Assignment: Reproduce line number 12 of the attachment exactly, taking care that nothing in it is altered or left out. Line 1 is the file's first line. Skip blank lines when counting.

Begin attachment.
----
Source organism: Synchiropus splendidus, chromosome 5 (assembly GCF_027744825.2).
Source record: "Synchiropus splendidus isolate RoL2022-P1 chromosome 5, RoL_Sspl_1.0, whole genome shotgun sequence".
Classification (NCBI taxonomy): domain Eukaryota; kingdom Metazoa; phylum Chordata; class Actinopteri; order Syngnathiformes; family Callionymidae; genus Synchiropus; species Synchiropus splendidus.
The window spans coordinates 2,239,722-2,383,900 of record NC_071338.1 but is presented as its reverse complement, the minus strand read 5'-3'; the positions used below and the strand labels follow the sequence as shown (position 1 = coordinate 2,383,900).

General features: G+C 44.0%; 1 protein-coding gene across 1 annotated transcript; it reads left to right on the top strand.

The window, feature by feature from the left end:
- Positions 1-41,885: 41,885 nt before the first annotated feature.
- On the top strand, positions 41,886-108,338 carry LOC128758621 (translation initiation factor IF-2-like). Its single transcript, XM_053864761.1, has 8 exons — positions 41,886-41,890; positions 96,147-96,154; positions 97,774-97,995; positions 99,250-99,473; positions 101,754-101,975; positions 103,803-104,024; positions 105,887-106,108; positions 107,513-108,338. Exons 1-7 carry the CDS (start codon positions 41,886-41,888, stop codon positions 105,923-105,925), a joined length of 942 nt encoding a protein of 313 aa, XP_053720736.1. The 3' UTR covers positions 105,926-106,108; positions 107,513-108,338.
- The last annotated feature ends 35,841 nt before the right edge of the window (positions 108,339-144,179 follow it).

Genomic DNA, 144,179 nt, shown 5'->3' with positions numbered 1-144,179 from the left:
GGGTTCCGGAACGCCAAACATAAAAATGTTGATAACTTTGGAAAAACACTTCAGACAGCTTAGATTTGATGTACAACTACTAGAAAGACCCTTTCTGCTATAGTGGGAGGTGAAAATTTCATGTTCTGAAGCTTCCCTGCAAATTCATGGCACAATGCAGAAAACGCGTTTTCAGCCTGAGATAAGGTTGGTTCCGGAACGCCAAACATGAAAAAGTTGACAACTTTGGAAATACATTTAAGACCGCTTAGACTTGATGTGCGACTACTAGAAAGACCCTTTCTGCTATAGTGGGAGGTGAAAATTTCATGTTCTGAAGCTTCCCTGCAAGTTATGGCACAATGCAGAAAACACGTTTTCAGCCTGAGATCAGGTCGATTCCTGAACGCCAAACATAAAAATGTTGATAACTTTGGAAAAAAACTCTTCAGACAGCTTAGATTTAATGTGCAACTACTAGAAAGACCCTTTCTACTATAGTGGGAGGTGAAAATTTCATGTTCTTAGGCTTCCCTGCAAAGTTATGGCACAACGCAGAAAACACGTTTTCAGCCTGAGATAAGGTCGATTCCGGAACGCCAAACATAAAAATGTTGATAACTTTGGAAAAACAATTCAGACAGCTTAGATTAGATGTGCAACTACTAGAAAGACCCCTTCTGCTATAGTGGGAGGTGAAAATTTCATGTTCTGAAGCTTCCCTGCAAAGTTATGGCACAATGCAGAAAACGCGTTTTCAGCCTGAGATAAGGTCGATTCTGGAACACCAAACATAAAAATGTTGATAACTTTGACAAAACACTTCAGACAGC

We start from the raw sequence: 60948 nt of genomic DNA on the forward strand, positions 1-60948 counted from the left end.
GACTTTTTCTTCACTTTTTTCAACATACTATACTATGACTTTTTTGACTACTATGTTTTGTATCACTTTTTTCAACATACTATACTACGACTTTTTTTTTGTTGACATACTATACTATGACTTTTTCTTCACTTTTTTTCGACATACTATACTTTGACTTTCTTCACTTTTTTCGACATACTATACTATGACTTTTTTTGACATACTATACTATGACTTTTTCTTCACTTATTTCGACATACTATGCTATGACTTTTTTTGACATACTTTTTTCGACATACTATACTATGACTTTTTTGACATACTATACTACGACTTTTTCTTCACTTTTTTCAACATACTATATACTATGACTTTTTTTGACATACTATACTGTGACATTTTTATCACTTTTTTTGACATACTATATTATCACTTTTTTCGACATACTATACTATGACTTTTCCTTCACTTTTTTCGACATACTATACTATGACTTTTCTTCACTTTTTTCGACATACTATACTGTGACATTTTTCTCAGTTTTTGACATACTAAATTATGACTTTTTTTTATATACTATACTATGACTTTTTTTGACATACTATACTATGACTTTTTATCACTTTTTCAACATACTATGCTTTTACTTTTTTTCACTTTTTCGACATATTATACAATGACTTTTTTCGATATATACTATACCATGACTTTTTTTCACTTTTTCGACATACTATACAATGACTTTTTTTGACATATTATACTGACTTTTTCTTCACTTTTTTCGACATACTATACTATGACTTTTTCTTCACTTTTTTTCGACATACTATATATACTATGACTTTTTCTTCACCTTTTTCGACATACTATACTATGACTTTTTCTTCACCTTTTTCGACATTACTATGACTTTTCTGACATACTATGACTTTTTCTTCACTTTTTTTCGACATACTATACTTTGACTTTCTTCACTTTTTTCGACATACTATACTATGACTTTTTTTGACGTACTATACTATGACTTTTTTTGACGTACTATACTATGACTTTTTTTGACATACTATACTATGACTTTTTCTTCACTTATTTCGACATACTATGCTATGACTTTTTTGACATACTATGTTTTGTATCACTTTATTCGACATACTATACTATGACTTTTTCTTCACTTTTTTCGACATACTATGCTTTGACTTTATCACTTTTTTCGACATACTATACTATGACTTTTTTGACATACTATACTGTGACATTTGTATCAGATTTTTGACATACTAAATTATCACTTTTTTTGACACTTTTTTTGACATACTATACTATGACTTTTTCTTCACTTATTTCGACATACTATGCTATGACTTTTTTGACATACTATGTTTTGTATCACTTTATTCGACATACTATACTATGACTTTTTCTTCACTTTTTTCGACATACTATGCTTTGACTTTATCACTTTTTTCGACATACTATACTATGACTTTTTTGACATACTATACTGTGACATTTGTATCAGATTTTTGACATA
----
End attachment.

We start from the raw sequence: 60948 nt of genomic DNA on the forward strand, positions 1-60948 counted from the left end.